Today we pause to remember and reflect on Montreal’s Ecole Polytechnique massacre of December 6, 1989, when 14 young women were murdered specifically because they were (almost exclusively) female engineering students. They were:
I remember this tragedy well because I was an engineering student myself in 1989 at the University of Waterloo. While we still have a long road ahead to achieve gender equity in engineering, in those days the numbers were even more stark. In my class of 60 there were only two women. I remember when I first heard the news, and even without today's instant communication networks, the news travelled quickly and left us shocked and without words. It was incomprehensible.
The victims were engineering students across many disciplines – mechanical, civil, chemical, materials – and could very well have become friends and colleagues if they had lived to fulfil their dreams and career aspirations.
However their lives were cut short by a misogynist who couldn’t bear to see women studying engineering – a supposedly “male profession.”
Much has changed for women in engineering over the past 32 years. In my professional life, as a principal in a Canadian structural engineering firm, and my volunteer roles as PEO president and councillor, I have witnessed how far the engineering profession has come in welcoming and removing barriers to women engineering students and engineers.
These strides were illustrated at PEO’s recent 30 by 30 task force annual check-in. The group, of which I’m vice chair, is charged with working towards achieving Engineers Canada’s goal of raising the percentage of newly licensed engineers in Canada who are women to 30 per cent by 2030. During the check-in we shared best practices and metrics and were very happy to share the good news that women now make up 20 per cent of newly licensed engineers across Canada.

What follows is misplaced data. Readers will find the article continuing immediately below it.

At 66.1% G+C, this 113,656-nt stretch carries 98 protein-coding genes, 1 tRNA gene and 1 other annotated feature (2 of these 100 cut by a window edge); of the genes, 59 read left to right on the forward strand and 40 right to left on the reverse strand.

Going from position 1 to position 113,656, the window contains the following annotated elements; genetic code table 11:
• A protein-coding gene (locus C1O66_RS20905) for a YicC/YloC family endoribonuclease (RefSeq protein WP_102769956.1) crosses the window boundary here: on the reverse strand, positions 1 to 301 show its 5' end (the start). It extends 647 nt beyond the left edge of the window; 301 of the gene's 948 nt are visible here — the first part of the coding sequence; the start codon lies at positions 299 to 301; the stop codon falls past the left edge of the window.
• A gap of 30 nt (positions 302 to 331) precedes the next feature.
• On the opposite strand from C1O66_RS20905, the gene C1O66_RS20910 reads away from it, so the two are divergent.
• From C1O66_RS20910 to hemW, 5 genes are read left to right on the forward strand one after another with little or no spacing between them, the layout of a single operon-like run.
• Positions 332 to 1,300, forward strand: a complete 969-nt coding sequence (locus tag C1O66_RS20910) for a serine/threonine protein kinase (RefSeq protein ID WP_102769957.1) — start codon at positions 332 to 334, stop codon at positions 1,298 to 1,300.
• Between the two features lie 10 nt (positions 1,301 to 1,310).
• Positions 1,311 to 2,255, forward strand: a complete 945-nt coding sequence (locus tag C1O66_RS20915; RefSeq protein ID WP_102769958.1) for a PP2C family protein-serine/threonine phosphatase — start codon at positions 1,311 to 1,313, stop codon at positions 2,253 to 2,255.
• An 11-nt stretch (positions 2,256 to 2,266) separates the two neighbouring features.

And we saw even bigger gains in several other PEO-specific categories that approached or exceeded the 30 per cent target: 28 per cent of EITs who participated in PEO’s Licensure Assistance Program and obtained a licence are women, 30 per cent of PEO committee and task force chairs and vice chairs are women and 32 per cent of P.Engs on Council are women.
While the task force is being stood down this month, this important work will continue by PEO staff, chapters and key stakeholders.
A key element of this work includes a gender audit of PEO’s licensure process and internal operations that will examine PEO’s existing licensure process for potential gender biases and any barriers impeding women from getting licensed. Researchers will engage PEO staff to review licensing documents, assess data and interview applicants, staff and volunteers involved in the licensing process.
And other action items include:
- Targeting women graduates to pursue licensure through programs such as the Licensure Assistance Program;
- Encouraging women engineers to run for PEO Council and serve on and lead PEO committees, task forces and chapters; and
- Tracking the progress being made in reaching the 30 per cent goal and provide annual reports to PEO Council.
As we reflect on the Ecole Polytechnique tragedy, we can celebrate the progress that’s been made. But we’re still 10 per cent short of the goal, with nine years left to make it happen, and we need to be intentional about it going forward. We need to study our regulatory structures and processes to ensure they do not present systemic barriers to women’s representation in the profession.
And more broadly, we must work to defeat hateful and misogynist attitudes in the profession and workplace.
Making the profession a better, more inclusive place for women engineers to succeed, thrive and contribute their talents, expertise and perspectives is the best way to honour the memory of the Ecole Polytechnique victims.